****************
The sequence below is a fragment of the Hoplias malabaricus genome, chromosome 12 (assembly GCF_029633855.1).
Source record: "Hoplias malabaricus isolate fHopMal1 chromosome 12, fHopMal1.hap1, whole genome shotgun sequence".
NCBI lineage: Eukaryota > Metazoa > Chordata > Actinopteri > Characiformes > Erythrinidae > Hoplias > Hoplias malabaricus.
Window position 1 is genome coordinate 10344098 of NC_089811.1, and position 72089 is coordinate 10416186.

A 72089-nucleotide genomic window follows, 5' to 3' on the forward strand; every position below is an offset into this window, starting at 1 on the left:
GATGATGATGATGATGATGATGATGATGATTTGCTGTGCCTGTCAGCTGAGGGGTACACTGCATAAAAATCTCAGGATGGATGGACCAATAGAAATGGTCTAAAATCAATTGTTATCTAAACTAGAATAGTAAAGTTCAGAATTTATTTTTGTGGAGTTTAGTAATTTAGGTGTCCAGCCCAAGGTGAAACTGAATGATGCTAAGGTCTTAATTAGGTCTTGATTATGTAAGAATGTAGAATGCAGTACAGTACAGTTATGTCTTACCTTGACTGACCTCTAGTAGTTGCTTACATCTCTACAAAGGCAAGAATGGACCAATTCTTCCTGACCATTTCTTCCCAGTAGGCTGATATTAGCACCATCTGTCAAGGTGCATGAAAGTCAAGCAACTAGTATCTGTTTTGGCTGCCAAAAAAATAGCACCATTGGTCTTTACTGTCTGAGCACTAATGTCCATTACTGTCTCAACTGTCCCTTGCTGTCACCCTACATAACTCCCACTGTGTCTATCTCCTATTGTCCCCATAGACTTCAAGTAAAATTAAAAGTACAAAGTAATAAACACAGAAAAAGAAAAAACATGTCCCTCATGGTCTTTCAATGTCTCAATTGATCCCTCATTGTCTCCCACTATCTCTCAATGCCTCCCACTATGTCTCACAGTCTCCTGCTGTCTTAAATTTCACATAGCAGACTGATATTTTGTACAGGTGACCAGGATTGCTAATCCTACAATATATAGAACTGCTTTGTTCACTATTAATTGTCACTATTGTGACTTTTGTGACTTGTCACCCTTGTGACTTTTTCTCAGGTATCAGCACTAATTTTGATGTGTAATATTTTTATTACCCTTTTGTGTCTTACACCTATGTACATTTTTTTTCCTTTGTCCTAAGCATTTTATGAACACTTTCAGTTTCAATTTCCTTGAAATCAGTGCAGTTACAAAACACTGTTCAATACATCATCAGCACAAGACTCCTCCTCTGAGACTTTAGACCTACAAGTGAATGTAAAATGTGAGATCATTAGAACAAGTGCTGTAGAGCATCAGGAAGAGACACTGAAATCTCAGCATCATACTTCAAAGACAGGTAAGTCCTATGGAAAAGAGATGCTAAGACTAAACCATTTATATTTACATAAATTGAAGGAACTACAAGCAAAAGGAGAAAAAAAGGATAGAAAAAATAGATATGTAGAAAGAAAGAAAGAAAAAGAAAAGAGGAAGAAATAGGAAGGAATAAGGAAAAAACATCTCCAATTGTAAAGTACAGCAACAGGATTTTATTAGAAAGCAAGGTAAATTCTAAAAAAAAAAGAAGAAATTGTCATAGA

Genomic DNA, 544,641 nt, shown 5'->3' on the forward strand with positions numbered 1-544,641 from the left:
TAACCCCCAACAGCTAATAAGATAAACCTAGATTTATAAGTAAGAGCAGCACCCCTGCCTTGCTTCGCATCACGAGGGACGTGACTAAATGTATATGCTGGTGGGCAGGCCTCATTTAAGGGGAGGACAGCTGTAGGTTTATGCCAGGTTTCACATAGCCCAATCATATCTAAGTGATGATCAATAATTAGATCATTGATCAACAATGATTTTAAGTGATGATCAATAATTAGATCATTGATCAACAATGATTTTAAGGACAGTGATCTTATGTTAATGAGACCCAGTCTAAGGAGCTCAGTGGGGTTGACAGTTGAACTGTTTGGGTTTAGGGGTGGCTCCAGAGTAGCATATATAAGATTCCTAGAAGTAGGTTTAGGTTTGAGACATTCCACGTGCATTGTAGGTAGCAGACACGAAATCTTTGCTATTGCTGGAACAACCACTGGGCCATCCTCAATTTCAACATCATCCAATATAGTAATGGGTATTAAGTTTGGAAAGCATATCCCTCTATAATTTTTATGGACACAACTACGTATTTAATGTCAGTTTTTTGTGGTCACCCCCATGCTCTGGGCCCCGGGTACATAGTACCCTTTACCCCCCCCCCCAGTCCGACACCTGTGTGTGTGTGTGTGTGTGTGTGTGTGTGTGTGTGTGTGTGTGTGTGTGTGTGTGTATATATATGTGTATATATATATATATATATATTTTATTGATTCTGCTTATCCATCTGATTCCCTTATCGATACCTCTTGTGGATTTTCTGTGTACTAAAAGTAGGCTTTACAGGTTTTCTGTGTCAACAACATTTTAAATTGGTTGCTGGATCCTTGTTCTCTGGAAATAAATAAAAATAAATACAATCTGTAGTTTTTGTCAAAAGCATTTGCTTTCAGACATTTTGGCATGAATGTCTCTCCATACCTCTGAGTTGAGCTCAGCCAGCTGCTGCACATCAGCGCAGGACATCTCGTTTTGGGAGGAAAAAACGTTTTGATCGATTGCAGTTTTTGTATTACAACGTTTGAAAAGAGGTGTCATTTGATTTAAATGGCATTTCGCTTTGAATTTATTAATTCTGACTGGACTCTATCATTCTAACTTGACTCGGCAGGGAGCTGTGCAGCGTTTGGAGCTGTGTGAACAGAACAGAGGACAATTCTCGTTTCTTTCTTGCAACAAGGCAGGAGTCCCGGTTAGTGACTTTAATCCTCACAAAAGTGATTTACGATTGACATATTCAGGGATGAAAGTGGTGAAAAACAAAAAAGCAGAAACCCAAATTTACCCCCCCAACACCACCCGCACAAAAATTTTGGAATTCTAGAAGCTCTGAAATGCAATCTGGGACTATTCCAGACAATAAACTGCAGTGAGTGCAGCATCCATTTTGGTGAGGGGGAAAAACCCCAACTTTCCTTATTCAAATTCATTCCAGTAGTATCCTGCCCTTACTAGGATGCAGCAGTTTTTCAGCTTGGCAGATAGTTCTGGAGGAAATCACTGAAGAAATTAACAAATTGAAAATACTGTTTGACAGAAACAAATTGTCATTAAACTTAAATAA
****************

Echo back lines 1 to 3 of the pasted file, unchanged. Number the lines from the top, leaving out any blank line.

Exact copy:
The sequence below is a fragment of the Hoplias malabaricus genome, chromosome 12 (assembly GCF_029633855.1).
Source record: "Hoplias malabaricus isolate fHopMal1 chromosome 12, fHopMal1.hap1, whole genome shotgun sequence".
NCBI lineage: Eukaryota > Metazoa > Chordata > Actinopteri > Characiformes > Erythrinidae > Hoplias > Hoplias malabaricus.